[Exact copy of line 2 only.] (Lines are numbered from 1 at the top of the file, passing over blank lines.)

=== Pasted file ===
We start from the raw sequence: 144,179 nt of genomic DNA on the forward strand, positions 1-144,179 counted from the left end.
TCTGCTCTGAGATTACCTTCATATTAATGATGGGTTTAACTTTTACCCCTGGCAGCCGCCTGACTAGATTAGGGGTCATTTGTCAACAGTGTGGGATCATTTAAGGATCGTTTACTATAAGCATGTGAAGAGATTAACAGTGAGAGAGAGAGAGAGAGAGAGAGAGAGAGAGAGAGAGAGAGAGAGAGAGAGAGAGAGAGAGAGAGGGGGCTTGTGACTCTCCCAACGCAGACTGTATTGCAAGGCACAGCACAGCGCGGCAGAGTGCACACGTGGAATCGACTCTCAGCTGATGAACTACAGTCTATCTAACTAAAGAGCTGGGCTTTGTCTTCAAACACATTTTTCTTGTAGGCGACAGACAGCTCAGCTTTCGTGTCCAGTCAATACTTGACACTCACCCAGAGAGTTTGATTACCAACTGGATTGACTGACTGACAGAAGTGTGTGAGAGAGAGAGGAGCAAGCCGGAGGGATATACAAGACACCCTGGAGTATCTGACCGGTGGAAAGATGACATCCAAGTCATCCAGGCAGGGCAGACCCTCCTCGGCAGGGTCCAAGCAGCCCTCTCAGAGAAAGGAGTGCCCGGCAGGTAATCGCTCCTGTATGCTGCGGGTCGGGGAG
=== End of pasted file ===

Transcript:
TCTGCTCTGAGATTACCTTCATATTAATGATGGGTTTAACTTTTACCCCTGGCAGCCGCCTGACTAGATTAGGGGTCATTTGTCAACAGTGTGGGATCATTTAAGGATCGTTTACTATAAGCATGTGAAGAGATTAACAGTGAGAGAGAGAGAGAGAGAGAGAGAGAGAGAGAGAGAGAGAGAGAGAGAGAGAGAGAGAGAGAGAGGGGGCTTGTGACTCTCCCAACGCAGACTGTATTGCAAGGCACAGCACAGCGCGGCAGAGTGCACACGTGGAATCGACTCTCAGCTGATGAACTACAGTCTATCTAACTAAAGAGCTGGGCTTTGTCTTCAAACACATTTTTCTTGTAGGCGACAGACAGCTCAGCTTTCGTGTCCAGTCAATACTTGACACTCACCCAGAGAGTTTGATTACCAACTGGATTGACTGACTGACAGAAGTGTGTGAGAGAGAGAGGAGCAAGCCGGAGGGATATACAAGACACCCTGGAGTATCTGACCGGTGGAAAGATGACATCCAAGTCATCCAGGCAGGGCAGACCCTCCTCGGCAGGGTCCAAGCAGCCCTCTCAGAGAAAGGAGTGCCCGGCAGGTAATCGCTCCTGTATGCTGCGGGTCGGGGAG